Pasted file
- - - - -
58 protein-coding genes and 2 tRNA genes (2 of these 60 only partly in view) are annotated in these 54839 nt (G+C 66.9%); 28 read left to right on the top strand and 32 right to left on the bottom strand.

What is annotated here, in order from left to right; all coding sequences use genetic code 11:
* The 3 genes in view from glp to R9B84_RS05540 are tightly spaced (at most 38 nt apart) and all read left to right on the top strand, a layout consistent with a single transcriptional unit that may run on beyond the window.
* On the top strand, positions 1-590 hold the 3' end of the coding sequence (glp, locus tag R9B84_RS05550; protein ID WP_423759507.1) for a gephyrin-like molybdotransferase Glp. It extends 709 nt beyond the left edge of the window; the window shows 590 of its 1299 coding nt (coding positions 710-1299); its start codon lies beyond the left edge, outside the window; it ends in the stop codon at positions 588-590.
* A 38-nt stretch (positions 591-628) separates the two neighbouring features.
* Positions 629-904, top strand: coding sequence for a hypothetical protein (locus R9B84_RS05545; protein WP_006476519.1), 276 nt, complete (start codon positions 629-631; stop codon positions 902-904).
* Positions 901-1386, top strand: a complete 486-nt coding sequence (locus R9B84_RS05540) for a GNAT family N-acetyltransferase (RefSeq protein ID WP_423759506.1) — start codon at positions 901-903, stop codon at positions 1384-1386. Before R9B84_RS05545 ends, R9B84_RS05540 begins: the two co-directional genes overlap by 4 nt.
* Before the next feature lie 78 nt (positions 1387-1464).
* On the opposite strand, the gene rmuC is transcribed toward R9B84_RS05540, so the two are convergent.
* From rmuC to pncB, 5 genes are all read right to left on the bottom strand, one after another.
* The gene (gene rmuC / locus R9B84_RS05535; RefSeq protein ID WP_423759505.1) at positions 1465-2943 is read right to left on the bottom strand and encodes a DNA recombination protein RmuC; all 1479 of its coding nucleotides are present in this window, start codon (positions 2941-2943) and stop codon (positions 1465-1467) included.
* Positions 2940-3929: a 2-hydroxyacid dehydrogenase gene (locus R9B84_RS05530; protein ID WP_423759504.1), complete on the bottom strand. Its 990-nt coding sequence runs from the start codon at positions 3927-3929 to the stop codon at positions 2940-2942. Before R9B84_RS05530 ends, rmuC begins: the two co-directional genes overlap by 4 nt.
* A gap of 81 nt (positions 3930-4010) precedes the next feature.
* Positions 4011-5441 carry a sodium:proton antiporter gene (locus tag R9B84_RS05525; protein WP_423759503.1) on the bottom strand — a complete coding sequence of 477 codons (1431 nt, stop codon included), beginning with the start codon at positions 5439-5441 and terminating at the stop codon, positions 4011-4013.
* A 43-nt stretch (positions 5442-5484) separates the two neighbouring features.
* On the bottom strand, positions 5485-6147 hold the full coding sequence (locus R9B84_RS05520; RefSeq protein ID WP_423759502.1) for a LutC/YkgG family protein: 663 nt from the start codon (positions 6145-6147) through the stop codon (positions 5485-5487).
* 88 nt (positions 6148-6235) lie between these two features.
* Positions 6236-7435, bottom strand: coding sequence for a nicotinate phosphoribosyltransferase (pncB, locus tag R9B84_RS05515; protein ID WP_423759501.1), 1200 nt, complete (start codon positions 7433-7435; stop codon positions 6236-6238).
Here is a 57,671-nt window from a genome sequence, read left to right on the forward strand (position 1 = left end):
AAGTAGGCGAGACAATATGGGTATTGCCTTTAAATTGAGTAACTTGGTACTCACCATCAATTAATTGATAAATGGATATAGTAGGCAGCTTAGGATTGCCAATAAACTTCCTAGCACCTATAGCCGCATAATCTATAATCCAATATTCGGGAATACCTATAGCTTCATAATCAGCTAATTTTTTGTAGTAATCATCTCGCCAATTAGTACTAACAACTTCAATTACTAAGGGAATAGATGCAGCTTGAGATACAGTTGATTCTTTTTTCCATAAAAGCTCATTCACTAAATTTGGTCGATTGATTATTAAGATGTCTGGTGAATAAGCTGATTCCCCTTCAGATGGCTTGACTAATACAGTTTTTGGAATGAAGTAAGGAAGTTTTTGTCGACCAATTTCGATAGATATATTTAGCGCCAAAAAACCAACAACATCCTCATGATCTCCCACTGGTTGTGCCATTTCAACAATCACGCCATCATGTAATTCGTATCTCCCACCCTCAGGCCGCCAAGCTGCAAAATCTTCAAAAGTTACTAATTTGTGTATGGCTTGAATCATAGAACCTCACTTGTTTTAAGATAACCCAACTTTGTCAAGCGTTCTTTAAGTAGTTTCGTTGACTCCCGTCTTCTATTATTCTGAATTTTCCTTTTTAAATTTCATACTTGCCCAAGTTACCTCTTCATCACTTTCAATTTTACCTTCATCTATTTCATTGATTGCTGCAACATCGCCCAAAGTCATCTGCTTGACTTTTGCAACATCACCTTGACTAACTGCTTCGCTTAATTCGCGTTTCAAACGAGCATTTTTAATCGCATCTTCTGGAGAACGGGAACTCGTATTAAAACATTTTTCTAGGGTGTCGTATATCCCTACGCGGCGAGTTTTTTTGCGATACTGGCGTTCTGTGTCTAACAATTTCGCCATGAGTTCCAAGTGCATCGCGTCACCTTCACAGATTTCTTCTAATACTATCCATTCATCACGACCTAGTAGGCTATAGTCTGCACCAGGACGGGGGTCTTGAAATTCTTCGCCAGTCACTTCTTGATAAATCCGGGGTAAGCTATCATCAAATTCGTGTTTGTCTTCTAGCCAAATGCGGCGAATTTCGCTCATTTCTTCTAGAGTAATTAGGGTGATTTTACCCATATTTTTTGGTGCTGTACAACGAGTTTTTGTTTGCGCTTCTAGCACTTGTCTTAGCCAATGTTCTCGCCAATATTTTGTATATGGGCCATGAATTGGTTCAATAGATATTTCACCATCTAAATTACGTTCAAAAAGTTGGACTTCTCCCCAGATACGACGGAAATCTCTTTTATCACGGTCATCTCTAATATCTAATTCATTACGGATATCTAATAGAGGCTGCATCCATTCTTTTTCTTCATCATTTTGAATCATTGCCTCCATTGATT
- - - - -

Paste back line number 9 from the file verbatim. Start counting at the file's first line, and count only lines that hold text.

* On the opposite strand, the gene rmuC is transcribed toward R9B84_RS05540, so the two are convergent.